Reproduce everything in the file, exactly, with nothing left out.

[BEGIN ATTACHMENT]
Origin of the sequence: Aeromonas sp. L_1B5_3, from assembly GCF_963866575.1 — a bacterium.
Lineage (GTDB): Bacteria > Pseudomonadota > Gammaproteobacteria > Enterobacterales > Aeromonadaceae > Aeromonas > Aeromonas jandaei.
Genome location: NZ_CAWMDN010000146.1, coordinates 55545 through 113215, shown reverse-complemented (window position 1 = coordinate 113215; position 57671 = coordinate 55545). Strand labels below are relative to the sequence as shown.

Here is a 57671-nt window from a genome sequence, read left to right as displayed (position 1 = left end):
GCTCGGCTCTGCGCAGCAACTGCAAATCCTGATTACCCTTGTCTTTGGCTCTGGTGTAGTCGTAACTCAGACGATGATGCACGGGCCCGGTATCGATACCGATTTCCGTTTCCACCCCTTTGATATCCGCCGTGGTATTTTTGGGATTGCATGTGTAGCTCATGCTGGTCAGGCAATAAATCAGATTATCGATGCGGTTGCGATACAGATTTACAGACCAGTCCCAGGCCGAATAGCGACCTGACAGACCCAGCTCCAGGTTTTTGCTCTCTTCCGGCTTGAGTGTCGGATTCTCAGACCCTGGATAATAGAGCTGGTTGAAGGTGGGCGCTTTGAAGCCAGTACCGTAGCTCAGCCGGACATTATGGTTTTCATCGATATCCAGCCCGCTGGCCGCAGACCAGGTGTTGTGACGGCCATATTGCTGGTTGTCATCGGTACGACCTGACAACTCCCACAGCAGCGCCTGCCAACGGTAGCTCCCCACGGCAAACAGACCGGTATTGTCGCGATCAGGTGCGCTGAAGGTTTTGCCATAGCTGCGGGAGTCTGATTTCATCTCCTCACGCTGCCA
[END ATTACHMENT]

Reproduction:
Origin of the sequence: Aeromonas sp. L_1B5_3, from assembly GCF_963866575.1 — a bacterium.
Lineage (GTDB): Bacteria > Pseudomonadota > Gammaproteobacteria > Enterobacterales > Aeromonadaceae > Aeromonas > Aeromonas jandaei.
Genome location: NZ_CAWMDN010000146.1, coordinates 55545 through 113215, shown reverse-complemented (window position 1 = coordinate 113215; position 57671 = coordinate 55545). Strand labels below are relative to the sequence as shown.

Here is a 57671-nt window from a genome sequence, read left to right as displayed (position 1 = left end):
GCTCGGCTCTGCGCAGCAACTGCAAATCCTGATTACCCTTGTCTTTGGCTCTGGTGTAGTCGTAACTCAGACGATGATGCACGGGCCCGGTATCGATACCGATTTCCGTTTCCACCCCTTTGATATCCGCCGTGGTATTTTTGGGATTGCATGTGTAGCTCATGCTGGTCAGGCAATAAATCAGATTATCGATGCGGTTGCGATACAGATTTACAGACCAGTCCCAGGCCGAATAGCGACCTGACAGACCCAGCTCCAGGTTTTTGCTCTCTTCCGGCTTGAGTGTCGGATTCTCAGACCCTGGATAATAGAGCTGGTTGAAGGTGGGCGCTTTGAAGCCAGTACCGTAGCTCAGCCGGACATTATGGTTTTCATCGATATCCAGCCCGCTGGCCGCAGACCAGGTGTTGTGACGGCCATATTGCTGGTTGTCATCGGTACGACCTGACAACTCCCACAGCAGCGCCTGCCAACGGTAGCTCCCCACGGCAAACAGACCGGTATTGTCGCGATCAGGTGCGCTGAAGGTTTTGCCATAGCTGCGGGAGTCTGATTTCATCTCCTCACGCTGCCA